How to Use Earnings Multiples

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August 17, 2014

Earnings multiples and so called rules of thumb have been around as long or longer than the practice of business valuation itself. One of the key approaches to estimating the value of a business is the Income Approach, which is based on the present value of future expected earnings. That sounds very similar to a multiple of earnings, doesn't it? It may, but it isn't.

Using a multiple of earnings may not be a bad way to put the value of a business into a very large ball park, but that's where the thumb ruler should stop. Valuing all companies at four times earnings – as I’ve heard some private equity investors do – makes as much sense as valuing all real estate at $100,000 per acre. Yes, every piece of real estate is unique, and so is every company. Therefore, the source of earnings is also unique. Paying a set amount for every company's earnings means the investor is requiring the same rate of return on companies with significantly varying risk.

Paying a set multiple for earnings fails to account for growing earnings, declining earnings, volatility of earnings, the risk or lack of risk attached to the specific business and its earnings, and last but not least the degree to which the assets being acquired can be collateralized. All of these things can dramatically change the rate of return realized to an investor on companies with the same earnings at the start.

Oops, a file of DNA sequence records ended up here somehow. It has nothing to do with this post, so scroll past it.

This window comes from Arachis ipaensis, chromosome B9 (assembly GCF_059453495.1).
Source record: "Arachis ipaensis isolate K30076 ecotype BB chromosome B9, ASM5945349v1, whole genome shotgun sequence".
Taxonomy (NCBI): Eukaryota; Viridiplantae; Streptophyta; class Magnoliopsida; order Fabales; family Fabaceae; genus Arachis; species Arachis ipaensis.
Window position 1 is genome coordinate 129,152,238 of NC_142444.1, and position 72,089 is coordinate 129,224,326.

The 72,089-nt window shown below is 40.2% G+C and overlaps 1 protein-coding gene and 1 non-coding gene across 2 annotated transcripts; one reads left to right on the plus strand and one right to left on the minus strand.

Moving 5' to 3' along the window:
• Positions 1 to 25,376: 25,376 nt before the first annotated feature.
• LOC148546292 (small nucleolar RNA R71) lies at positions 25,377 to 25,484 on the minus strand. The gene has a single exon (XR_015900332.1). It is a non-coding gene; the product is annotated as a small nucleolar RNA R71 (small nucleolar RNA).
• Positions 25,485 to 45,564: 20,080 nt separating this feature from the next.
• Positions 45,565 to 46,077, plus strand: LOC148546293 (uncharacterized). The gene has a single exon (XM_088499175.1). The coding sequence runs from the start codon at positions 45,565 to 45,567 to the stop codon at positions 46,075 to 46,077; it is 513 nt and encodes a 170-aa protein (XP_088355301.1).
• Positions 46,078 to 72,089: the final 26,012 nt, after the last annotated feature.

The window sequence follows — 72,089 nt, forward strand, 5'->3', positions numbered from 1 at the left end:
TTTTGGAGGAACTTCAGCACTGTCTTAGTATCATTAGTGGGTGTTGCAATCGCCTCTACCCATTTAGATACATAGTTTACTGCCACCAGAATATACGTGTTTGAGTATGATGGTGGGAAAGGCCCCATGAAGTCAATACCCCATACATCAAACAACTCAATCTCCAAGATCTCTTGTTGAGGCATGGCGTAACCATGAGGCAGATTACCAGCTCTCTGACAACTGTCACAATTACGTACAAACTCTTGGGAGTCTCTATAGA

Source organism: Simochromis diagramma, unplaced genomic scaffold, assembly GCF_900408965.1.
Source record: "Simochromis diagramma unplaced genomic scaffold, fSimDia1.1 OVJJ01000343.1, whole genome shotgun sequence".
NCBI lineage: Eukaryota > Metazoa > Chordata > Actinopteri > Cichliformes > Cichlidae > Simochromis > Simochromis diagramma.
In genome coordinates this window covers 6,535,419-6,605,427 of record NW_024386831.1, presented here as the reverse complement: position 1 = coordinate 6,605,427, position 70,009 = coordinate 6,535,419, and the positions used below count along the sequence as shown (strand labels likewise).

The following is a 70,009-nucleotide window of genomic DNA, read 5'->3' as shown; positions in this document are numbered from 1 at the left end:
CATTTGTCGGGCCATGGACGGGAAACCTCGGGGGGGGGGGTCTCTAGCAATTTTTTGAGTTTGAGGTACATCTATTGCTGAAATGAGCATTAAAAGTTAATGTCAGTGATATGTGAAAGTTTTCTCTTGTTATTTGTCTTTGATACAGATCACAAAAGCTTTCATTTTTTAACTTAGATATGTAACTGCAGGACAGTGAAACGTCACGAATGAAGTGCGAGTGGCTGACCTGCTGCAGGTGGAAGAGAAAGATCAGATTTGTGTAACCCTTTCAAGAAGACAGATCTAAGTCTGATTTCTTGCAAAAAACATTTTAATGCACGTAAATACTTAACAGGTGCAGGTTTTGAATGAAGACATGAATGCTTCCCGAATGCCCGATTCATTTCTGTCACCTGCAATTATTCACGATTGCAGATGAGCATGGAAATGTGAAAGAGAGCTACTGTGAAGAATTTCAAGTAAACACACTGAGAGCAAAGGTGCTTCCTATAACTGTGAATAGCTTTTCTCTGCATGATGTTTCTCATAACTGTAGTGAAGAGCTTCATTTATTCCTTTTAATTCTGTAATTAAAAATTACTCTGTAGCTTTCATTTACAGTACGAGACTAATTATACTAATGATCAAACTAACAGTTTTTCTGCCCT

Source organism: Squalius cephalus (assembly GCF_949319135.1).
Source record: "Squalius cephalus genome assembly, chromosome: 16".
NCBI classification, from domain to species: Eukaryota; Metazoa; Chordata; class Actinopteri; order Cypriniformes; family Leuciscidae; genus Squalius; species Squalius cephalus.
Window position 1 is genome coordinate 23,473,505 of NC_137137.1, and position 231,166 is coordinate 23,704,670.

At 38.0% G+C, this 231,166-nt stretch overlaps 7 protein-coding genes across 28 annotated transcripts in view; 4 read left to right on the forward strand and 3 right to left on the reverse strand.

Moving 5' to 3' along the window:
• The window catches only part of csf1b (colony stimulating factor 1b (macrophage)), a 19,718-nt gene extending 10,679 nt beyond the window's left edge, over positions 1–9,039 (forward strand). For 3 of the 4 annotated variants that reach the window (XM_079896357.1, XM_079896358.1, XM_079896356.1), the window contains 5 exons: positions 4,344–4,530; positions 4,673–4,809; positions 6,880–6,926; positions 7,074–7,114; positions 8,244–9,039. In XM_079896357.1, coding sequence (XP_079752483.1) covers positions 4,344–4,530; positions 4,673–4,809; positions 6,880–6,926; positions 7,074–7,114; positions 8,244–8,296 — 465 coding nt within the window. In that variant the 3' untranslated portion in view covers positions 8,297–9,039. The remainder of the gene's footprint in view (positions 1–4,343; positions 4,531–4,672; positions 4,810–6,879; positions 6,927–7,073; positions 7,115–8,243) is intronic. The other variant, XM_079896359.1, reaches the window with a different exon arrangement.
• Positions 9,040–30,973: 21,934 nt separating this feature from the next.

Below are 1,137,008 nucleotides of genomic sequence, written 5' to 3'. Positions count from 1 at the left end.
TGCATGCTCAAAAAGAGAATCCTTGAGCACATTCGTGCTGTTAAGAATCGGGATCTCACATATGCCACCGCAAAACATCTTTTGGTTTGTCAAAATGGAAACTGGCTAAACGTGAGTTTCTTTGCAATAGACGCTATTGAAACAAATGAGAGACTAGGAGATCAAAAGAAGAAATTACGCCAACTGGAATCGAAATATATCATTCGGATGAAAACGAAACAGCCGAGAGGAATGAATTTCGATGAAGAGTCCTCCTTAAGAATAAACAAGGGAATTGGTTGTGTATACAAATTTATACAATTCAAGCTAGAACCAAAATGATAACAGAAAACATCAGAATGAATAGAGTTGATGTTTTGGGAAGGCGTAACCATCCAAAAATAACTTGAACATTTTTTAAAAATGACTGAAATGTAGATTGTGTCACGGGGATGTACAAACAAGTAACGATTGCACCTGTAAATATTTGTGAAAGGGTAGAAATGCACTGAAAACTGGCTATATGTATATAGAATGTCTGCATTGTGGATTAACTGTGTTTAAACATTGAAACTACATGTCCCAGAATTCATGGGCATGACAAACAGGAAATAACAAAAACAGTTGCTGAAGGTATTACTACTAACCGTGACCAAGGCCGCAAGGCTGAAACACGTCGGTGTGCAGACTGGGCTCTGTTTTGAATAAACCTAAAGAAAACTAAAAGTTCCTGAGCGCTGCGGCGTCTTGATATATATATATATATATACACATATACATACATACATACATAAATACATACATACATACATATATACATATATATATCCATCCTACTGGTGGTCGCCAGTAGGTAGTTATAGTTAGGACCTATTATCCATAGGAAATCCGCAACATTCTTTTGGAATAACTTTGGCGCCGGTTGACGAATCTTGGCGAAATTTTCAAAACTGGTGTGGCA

Which earnings? EBITDA is the usual favorite to which multiples are applied. But EBITDA can also be deceiving, particularly in a business that is capital intensive, because it fails to account for the reduction in cash flows resulting from necessary reinvestment into equipment.

When it's time to make or accept an offer, a difference of 4, 5, or 6 times earnings can mean millions. A thorough business valuation can expose its real drivers of value. That's a small investment that can save a buyer or seller from making a million-dollar mistake!

Brian Murray CPA/ABV, CVA specializes in business valuation, merger and acquisition consulting, and has served as an expert witness in court.